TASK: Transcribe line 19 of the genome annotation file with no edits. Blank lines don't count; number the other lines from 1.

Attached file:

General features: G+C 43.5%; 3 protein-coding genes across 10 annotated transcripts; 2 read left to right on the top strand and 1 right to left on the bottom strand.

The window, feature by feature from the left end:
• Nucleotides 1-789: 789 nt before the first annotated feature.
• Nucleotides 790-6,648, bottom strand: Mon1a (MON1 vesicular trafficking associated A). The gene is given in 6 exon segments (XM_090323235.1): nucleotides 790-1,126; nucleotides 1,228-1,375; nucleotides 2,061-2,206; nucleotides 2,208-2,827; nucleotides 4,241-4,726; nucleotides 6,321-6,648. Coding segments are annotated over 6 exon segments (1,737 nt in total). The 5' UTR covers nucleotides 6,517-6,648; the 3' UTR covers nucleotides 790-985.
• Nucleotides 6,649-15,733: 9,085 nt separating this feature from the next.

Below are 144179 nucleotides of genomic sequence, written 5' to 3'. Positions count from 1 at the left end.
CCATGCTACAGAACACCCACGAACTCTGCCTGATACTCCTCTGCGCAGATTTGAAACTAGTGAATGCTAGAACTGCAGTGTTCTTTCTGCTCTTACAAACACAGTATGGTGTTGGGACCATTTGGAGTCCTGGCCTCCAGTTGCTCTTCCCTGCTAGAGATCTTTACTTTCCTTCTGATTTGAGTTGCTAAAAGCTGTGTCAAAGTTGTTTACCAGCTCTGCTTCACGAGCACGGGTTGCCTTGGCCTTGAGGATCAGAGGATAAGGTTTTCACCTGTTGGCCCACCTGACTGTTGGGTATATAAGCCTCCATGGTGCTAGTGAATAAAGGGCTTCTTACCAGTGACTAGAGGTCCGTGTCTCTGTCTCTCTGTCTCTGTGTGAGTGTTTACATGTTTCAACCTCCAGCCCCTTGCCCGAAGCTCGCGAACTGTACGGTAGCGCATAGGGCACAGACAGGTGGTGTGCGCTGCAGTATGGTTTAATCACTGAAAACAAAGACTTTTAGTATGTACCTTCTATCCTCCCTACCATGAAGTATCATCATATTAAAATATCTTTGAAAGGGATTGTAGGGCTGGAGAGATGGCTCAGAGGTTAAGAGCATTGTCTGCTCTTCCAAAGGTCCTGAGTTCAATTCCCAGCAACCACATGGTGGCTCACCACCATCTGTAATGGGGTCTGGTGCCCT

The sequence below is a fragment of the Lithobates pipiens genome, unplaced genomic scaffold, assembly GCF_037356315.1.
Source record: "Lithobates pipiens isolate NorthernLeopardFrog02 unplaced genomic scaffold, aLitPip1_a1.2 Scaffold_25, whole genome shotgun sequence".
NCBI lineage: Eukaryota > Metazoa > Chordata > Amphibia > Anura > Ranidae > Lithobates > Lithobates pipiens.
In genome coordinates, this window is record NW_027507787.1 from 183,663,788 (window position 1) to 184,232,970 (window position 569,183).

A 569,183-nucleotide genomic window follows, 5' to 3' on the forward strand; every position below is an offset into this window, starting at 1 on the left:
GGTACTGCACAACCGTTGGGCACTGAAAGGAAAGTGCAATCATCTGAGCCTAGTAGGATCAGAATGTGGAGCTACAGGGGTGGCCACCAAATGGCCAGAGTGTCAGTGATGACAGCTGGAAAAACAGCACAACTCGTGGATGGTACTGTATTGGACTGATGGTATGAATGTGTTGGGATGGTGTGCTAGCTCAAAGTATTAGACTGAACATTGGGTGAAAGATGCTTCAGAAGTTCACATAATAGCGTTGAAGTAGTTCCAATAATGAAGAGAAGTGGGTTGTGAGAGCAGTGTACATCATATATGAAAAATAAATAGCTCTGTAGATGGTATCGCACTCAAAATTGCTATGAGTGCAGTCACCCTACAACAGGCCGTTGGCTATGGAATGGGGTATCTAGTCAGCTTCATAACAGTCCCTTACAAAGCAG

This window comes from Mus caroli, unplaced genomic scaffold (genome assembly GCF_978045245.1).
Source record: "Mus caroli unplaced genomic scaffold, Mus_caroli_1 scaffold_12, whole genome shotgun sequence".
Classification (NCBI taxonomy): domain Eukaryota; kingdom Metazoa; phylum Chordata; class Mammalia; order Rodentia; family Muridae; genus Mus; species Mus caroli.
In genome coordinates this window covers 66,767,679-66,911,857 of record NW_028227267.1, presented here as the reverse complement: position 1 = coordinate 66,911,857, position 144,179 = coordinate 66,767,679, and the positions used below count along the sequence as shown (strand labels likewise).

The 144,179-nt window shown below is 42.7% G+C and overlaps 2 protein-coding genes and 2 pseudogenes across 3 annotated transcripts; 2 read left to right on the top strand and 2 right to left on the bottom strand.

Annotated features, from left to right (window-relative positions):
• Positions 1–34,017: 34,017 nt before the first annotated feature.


Annotated features, from left to right (window-relative positions):